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Towards Auto Selection of Beam Angles and Photon Energies in Mixed Energy Photon IMRT

S Momin1* 2, J Grafe2, R Khan1, (1) Washington University School of Medicine, St Louis, MO, USA (2) Ryerson University, Toronto, ON, CA

Presentations

(Sunday, 7/12/2020)   [Eastern Time (GMT-4)]

Room: AAPM ePoster Library

Purpose: propose a unique dosimetric score based optimization method for auto-selection of photon energy and corresponding beam angles in mixed energy IMRT.


Methods: The approach first uses a linear objective function to solve mixed photon fluence optimization problem with 5-degree angular resolution, which results in 90 candidate beams for 6 MV and 18 MV. The candidate beams are ranked based on a metric called “target-to-organs at risks dose ratio”, defined as mean dose to PTV divided by summation of mean dose to all OARs. Owing to a global solution to this linear objective function, the direction and energy of given beam is reflected by its metric value. We tested our approach on a left-chestwall (LCW) and a right-chestwall (RCW) IMRT cases. For each case, two sets of plans were created with the same dosimetric objectives and total number of beams: a plan with a combination of manual selection of beam angles and photon energy by an experienced planner, and a second plan with selection of beam angles and energies based on proposed method.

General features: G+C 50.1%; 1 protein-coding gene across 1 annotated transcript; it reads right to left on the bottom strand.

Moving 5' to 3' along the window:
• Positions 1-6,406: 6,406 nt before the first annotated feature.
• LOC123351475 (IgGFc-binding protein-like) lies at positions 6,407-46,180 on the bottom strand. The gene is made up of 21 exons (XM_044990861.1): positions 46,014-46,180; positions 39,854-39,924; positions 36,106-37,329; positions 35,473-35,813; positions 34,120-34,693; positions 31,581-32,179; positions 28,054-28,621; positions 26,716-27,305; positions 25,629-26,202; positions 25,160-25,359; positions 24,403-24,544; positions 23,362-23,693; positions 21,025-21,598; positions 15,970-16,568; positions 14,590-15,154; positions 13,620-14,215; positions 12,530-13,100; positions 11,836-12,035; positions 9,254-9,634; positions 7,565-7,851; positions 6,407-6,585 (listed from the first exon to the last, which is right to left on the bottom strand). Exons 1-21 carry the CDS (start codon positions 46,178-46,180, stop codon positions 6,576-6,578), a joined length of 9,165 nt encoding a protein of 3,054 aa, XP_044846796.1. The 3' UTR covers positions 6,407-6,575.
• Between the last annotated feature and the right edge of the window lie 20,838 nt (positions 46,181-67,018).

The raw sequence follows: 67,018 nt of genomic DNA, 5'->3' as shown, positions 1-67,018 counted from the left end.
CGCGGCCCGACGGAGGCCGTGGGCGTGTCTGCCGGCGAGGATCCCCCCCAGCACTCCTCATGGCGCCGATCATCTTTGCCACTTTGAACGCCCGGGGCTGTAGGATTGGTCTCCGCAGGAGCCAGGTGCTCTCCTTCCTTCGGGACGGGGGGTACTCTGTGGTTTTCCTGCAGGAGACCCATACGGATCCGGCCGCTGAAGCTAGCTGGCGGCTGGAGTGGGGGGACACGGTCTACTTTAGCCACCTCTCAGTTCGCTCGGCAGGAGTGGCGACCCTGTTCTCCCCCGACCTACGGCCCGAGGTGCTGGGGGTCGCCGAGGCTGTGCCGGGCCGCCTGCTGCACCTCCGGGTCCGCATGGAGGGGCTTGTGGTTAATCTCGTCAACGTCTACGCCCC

Results: In both cases, the doses to planning target volume (PTV) and unspecified normal tissue were comparable between manual vs ratio method. The auto-selection reduced mean dose to heart (RCW:2.8 Gy vs. 15.3 Gy; LCW: 5.7 Gy vs. 6.8 Gy), esophagus (RCW: 3.1 Gy vs. 10.4 Gy; LCW: 3.7 Gy vs. 8.3 Gy), contralateral lung (RCW: 0.7 Gy vs. 7.5 Gy; LCW: 2.0 Gy vs. 4.6 Gy), and spinal cord (RCW: 1.1 Gy vs. 3.2Gy; LCW: 1.0Gy vs. 4.3Gy), however at slightly higher doses to ipsilateral lung (RCW:12.6Gy vs. 10.2 Gy; LCW:12.2 Gy vs. 12.1Gy).


Conclusion: The results obtained from the preliminary study suggest that the proposed approach is promising in improving the plan quality without compromising the target coverage while reducing dose to organs at risks.

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